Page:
Emigrants to the Colony of Victoria brought with them a variety of approaches to playing football from their schools and towns in England, Ireland and Scotland. Thus Australian football had its evolutionary beginnings in the 1850s in scratch matches (games without standard rules) played in Melbourne parks on holidays.
By 1858 some of these games were advertised or recorded in local newspapers or diaries. From these records we know that on 5 June 1858 Melbourne Grammar School won a game of football against St Kilda Grammar, on 31 July 1858 a scratch match between young men was arranged by the local publican Jerry Bryant near the Melbourne Cricket Ground, and the boys from Melbourne Grammar played against a group of men from St Kilda.
In August and September of that year the well known three-game match between Scotch College and Melbourne Grammar was played, as were at least five other scratch matches that we know of. There were probably others.
A new sporting code
Also in 1858, the idea of establishing a football club and formalising the rules was first suggested in a public forum. On 10 July, the Victorian cricket captain Tom Wills wrote a letter to Bell’s Life in Victoria & Sporting Chronicle calling for the foundation of a “foot-ball club” with a “code of laws” to keep cricketers fit during winter and benefit the turf of the cricket ground.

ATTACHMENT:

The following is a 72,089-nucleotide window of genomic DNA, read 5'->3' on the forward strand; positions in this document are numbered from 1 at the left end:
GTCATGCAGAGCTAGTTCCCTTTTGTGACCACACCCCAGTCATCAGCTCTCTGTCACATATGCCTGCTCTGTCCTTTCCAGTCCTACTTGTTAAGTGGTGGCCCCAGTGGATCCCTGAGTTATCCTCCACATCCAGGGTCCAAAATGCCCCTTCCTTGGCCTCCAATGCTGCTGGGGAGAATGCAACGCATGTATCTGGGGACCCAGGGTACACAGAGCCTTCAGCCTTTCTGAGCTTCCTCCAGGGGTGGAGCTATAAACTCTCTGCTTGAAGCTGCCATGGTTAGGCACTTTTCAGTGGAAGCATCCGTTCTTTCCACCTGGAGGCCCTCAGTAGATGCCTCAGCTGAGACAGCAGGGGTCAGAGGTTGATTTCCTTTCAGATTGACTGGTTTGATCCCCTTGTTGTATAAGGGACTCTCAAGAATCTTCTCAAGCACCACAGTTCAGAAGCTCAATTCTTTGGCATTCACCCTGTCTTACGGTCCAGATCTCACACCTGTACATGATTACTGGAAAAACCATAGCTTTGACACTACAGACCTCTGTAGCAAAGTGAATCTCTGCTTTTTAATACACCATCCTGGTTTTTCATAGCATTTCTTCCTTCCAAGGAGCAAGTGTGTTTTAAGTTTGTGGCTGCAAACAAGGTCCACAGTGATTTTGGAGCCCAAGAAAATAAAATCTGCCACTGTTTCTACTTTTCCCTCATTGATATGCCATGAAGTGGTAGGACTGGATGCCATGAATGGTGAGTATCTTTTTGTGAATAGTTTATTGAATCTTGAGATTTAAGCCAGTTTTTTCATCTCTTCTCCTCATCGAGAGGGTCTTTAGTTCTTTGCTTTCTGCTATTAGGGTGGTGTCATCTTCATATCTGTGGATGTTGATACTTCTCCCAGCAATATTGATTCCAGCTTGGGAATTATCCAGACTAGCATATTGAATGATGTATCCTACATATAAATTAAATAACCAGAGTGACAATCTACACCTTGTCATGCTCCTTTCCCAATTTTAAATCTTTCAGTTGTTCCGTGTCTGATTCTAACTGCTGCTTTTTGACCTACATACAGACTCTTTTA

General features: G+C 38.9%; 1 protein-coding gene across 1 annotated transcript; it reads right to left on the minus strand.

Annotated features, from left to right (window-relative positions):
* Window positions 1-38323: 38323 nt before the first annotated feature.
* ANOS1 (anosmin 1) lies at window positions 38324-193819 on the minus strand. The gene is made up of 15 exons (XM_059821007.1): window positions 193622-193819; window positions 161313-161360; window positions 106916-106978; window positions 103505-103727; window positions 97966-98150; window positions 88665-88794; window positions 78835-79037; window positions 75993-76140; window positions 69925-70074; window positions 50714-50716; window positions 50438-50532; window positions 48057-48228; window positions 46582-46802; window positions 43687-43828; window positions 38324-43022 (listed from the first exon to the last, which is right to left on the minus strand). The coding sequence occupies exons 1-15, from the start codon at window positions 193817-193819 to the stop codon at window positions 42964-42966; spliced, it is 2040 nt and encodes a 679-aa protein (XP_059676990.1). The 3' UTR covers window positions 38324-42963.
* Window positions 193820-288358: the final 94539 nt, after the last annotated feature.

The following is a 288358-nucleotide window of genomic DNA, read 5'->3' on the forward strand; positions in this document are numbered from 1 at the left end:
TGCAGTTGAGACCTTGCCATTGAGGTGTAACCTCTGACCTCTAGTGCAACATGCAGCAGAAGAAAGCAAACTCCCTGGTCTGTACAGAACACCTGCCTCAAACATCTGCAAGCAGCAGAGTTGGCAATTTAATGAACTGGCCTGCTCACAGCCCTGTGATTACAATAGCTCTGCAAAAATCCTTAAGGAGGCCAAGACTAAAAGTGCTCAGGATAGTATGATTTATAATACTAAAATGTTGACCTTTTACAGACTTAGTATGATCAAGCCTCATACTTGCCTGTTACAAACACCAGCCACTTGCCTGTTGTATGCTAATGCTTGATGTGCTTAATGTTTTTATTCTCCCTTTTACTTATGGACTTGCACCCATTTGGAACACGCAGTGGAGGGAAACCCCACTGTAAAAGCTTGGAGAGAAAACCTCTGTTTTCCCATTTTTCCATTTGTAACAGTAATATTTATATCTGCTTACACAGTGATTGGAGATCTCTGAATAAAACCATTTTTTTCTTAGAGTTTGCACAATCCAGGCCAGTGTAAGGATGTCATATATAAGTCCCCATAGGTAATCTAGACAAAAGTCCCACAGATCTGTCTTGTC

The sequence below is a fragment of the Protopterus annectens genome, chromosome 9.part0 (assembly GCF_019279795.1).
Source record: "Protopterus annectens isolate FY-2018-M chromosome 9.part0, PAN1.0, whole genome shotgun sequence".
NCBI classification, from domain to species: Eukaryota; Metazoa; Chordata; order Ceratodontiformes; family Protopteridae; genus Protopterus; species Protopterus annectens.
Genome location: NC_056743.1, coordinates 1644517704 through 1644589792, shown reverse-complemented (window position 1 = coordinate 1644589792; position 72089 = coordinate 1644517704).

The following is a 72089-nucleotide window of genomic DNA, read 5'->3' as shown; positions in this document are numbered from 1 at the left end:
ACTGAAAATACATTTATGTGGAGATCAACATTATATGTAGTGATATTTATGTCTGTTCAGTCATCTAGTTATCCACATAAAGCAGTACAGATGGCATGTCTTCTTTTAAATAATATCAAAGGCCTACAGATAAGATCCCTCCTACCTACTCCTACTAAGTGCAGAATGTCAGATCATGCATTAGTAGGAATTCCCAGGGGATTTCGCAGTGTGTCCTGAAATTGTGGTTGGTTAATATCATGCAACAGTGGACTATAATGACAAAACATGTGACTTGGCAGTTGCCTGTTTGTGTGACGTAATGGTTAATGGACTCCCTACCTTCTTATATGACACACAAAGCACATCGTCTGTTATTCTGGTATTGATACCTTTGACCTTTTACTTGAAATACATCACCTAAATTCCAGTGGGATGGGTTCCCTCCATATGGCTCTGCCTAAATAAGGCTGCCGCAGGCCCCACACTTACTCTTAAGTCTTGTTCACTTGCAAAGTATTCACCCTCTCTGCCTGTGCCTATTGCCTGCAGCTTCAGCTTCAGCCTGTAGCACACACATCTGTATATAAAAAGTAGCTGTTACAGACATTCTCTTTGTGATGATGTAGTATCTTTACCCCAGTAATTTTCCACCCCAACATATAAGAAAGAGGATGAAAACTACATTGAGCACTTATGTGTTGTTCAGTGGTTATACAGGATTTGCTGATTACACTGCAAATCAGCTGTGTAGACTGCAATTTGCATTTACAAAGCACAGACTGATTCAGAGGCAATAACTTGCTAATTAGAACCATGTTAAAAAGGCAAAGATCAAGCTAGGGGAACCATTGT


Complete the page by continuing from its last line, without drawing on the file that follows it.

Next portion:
It was not acted upon until May 1859 when the Melbourne Football Club was made official and a committee of four men organised some rules. They were the university-educated Irish teacher Tom Smith, English university-educated journalists from York and Surrey, James Thompson and William Hammersley and Australian Tom Wills, educated at the Rugby School in England. These rules of the Melbourne Football Club subsequently became the Australian Football Rules.
From its beginnings, Melbourne football attracted big crowds, as it was played in large open parklands and was free to watch. Trees could be used for goalposts and the game played with a round ball, as pictured on the stamp in the 1866 engraving of a game of football in the Richmond Paddock, adjacent to today’s Melbourne Cricket Ground.
On the 29 July 2008 Australia Post issued a single gummed stamp. It was only issued in sheets of ten. (See banner). The maximum card also has the same image. The cover of the stamp pack, FDC and PNC is from the “Illustrated Sydney News…..”, Football in the colonies.
FDC – Wesley Cover Service
FDC – Limited Edition
Limited Edition Covers created a cover that shared the 125 and 150 Anniversaries.
FDC – Hand Painted Covers
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(Photobucket has made a lot of images difficult to see)
In 2008 Australia Post allowed FDI postmarks to be applied on any stamps, provided that the postal rate was attached. This allowed you to mix and match. (only one cover shown)
- AFL 1996 Centenary Cover with a single Peel and stick and Gummed stamp (90c for 50c relevant rate) with 150th Anniversary Postmark for the 16 clubs playing in 1996.
- The 150 Year stamp and cover with the new Postmarks for Essendon, Geelong, Melbourne and Richmond
- The 150 Year stamp and AFL Centenary cover with the new Postmarks for Essendon, Geelong, Melbourne and Richmond
- The 150 years Cover and stamp postmarked on the day of the Grand Final won by Hawthorn with their Permanent Postmark.